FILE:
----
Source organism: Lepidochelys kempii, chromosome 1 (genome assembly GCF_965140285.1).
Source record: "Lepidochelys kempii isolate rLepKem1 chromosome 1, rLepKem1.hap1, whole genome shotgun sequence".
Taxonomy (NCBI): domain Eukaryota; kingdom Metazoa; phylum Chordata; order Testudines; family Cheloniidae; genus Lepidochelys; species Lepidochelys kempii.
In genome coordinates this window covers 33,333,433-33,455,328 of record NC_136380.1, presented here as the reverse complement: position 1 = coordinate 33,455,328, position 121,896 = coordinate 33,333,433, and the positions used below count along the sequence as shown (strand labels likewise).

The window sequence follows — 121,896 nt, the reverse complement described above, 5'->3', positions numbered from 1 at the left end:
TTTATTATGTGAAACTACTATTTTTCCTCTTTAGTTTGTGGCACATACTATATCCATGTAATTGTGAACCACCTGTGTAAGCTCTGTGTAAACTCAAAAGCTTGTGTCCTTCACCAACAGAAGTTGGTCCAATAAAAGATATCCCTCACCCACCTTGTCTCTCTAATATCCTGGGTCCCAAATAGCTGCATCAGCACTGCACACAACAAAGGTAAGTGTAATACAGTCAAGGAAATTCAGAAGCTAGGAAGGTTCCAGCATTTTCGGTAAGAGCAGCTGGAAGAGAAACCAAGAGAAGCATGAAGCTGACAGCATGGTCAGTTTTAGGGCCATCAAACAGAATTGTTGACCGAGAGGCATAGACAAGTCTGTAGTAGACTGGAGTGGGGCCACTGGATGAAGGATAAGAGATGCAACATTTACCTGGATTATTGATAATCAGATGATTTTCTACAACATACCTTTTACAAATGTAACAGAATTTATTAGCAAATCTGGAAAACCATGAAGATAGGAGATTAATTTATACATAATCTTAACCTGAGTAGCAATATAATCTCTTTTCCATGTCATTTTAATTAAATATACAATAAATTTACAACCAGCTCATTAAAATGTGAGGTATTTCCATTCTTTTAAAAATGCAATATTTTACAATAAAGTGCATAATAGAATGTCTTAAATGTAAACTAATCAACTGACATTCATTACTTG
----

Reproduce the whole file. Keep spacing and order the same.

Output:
Source organism: Lepidochelys kempii, chromosome 1 (genome assembly GCF_965140285.1).
Source record: "Lepidochelys kempii isolate rLepKem1 chromosome 1, rLepKem1.hap1, whole genome shotgun sequence".
Taxonomy (NCBI): domain Eukaryota; kingdom Metazoa; phylum Chordata; order Testudines; family Cheloniidae; genus Lepidochelys; species Lepidochelys kempii.
In genome coordinates this window covers 33,333,433-33,455,328 of record NC_136380.1, presented here as the reverse complement: position 1 = coordinate 33,455,328, position 121,896 = coordinate 33,333,433, and the positions used below count along the sequence as shown (strand labels likewise).

The window sequence follows — 121,896 nt, the reverse complement described above, 5'->3', positions numbered from 1 at the left end:
TTTATTATGTGAAACTACTATTTTTCCTCTTTAGTTTGTGGCACATACTATATCCATGTAATTGTGAACCACCTGTGTAAGCTCTGTGTAAACTCAAAAGCTTGTGTCCTTCACCAACAGAAGTTGGTCCAATAAAAGATATCCCTCACCCACCTTGTCTCTCTAATATCCTGGGTCCCAAATAGCTGCATCAGCACTGCACACAACAAAGGTAAGTGTAATACAGTCAAGGAAATTCAGAAGCTAGGAAGGTTCCAGCATTTTCGGTAAGAGCAGCTGGAAGAGAAACCAAGAGAAGCATGAAGCTGACAGCATGGTCAGTTTTAGGGCCATCAAACAGAATTGTTGACCGAGAGGCATAGACAAGTCTGTAGTAGACTGGAGTGGGGCCACTGGATGAAGGATAAGAGATGCAACATTTACCTGGATTATTGATAATCAGATGATTTTCTACAACATACCTTTTACAAATGTAACAGAATTTATTAGCAAATCTGGAAAACCATGAAGATAGGAGATTAATTTATACATAATCTTAACCTGAGTAGCAATATAATCTCTTTTCCATGTCATTTTAATTAAATATACAATAAATTTACAACCAGCTCATTAAAATGTGAGGTATTTCCATTCTTTTAAAAATGCAATATTTTACAATAAAGTGCATAATAGAATGTCTTAAATGTAAACTAATCAACTGACATTCATTACTTG